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Required Reading for Entrepreneurs: Rich Dad, Poor Dad

You know that book that’s been gathering dust in you dad’s study? In almost EVERY dad’s study?

Yeah, that one.

Today I’m going to talk about why you need to read it too.

I’m talking about the #1 personal finance book of all time, Rich Dad, Poor Dad, by Robert Kiyosaki.

In this book, Kiyosaki teaches the lessons taught by the two father figures in his life: his well-educated father, who was never able to get a handle on his money throughout his entire life, and his father-figure who barely finished eighth grade, but ultimately ended up becoming one of the richest men in Hawaii.

Kiyosaki’s lessons are simple and easy to understand, as they were taught to him by both his rich dad and his poor dad when he was just a kid trying to figure out how to make money. And I mean that both figuratively AND literally. Read Lesson One, you’ll see what I mean.

And guys, I devoured this book. In my other Required Reading post for Daniel DiPiazza’s Rich 20Something (read it here), I talked about how that book was the first book I’ve read in YEARS that I’ve finished cover to cover in a matter of days. Like that one, I read Rich Dad, Poor Dad, in two days. Less than, since I read a little more than half of the book while flying to California, and I finished it on the way back home.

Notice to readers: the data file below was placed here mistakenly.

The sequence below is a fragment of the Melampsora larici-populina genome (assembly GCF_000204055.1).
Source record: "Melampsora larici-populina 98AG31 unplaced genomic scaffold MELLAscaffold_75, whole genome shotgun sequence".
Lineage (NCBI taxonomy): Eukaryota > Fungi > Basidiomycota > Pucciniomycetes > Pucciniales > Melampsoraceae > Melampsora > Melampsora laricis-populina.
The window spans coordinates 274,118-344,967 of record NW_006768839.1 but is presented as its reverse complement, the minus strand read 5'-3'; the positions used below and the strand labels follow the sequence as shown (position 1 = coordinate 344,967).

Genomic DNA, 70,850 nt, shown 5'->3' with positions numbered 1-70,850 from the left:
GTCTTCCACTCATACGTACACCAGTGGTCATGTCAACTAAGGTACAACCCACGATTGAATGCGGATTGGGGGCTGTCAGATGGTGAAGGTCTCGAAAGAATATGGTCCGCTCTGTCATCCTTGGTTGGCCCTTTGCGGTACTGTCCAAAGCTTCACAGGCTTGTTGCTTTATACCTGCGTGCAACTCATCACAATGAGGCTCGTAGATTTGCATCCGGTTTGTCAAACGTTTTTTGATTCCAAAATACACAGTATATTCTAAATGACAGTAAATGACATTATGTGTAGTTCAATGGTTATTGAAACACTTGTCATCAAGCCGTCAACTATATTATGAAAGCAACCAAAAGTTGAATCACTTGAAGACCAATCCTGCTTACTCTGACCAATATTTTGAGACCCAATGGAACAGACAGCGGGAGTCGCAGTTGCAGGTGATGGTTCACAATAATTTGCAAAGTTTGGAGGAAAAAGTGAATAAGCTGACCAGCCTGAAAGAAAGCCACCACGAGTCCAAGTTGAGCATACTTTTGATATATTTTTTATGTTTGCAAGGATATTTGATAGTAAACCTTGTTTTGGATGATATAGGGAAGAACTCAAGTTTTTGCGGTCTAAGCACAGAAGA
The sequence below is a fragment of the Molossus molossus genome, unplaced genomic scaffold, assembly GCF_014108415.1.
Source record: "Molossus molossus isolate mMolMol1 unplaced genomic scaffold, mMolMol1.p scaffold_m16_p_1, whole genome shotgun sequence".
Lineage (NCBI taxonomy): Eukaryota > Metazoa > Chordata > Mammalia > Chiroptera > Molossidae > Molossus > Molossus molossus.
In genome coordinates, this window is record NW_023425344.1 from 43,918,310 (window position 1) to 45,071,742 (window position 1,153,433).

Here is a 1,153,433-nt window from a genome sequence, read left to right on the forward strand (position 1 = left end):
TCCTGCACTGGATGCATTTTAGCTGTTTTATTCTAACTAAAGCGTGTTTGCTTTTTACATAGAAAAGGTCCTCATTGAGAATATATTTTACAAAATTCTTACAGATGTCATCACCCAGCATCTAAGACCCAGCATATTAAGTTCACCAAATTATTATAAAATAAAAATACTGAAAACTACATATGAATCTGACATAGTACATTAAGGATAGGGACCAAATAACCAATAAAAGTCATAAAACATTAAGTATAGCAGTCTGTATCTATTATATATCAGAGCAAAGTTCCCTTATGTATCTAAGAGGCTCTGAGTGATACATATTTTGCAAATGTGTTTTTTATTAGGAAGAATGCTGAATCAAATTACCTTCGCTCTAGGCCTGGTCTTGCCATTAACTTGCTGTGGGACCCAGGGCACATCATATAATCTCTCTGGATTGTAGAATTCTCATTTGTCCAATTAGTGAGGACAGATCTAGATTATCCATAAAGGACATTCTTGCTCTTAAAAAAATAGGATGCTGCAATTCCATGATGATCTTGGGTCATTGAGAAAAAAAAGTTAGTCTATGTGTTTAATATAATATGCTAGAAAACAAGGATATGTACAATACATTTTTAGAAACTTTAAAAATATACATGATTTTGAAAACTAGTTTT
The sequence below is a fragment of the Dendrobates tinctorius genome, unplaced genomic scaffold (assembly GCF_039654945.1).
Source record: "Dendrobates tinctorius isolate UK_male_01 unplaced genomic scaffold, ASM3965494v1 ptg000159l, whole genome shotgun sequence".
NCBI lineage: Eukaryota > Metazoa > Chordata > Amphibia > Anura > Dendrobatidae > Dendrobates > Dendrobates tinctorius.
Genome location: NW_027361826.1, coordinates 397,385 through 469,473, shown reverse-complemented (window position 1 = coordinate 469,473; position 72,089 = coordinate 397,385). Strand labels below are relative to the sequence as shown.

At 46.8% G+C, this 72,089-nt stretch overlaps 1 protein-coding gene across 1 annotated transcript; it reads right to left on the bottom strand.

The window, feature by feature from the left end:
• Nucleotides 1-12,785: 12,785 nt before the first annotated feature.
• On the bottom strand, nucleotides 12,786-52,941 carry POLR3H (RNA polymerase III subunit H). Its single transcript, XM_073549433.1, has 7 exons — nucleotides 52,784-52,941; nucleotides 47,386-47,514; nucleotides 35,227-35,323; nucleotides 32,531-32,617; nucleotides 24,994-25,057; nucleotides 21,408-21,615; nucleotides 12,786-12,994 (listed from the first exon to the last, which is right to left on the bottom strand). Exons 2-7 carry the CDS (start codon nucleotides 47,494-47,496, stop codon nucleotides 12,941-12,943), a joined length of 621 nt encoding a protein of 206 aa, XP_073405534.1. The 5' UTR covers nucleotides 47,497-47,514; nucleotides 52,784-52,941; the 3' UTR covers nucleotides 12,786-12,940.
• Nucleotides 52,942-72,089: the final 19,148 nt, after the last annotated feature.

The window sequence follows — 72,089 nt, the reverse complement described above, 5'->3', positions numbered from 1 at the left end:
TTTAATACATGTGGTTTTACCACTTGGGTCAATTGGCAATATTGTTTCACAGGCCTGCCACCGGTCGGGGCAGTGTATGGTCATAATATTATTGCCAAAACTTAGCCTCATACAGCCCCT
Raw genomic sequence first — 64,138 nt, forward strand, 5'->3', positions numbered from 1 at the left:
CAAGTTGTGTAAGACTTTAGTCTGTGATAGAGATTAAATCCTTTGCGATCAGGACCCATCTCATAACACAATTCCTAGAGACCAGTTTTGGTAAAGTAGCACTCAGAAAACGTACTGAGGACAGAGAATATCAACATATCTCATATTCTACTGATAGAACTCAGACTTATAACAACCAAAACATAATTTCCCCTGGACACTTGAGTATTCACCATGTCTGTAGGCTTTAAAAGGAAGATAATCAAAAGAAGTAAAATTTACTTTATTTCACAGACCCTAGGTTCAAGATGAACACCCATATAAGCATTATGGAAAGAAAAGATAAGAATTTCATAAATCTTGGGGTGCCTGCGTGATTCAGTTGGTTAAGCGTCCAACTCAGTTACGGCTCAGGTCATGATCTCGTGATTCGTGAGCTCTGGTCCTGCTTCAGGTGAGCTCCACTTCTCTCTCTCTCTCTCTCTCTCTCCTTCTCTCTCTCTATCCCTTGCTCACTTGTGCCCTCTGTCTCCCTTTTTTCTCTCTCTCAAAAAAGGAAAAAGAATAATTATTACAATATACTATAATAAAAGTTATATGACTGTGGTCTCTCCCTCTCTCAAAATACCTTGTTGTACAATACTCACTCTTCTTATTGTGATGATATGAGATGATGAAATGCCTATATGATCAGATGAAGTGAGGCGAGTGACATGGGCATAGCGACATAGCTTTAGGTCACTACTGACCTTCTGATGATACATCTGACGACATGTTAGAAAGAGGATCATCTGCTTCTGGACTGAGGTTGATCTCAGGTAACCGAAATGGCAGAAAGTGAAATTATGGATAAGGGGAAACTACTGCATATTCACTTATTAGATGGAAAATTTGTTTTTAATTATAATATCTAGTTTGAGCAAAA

Rich Dad, Poor Dad: What It Isn’t
(And What It IS)

Firstly, Rich Dad, Poor Dad is NOT a real estate investment book. As I said at the very beginning of this post, this is a personal finance book. Yes, real estate how Kiyosaki chose to made his money, but he doesn’t spend the entire book touting it. What he DOES tout, and what this book IS all about is simple.

It’s about financial literacy.

So, worry not. If you don’t want to get into real estate, you don’t have to, to make your wealth. It’s just one of many paths you can take to wealth. Remember what Coach Sanja Tomasevic said in that presser I crashed during the week I wrote 5 Things Volleyball Can Teach You About Blogging?

“There are a million ways to score the ball.”

Just like scoring in volleyball, there are a million different ways to make money. And just like having to understand the fundamentals of volleyball, it ALL boils down to understanding the fundamentals of financial literacy.

Rich Dad, Poor Dad: Financial Fundamentals

I can’t be the only one who was NEVER taught to be financially literate, be it through school or the ultimate failings of my parents. All I knew is that money is a thing you need to live. I did not know until recently, that money isn’t real.

Oh yeah, spoilers: money’s not real.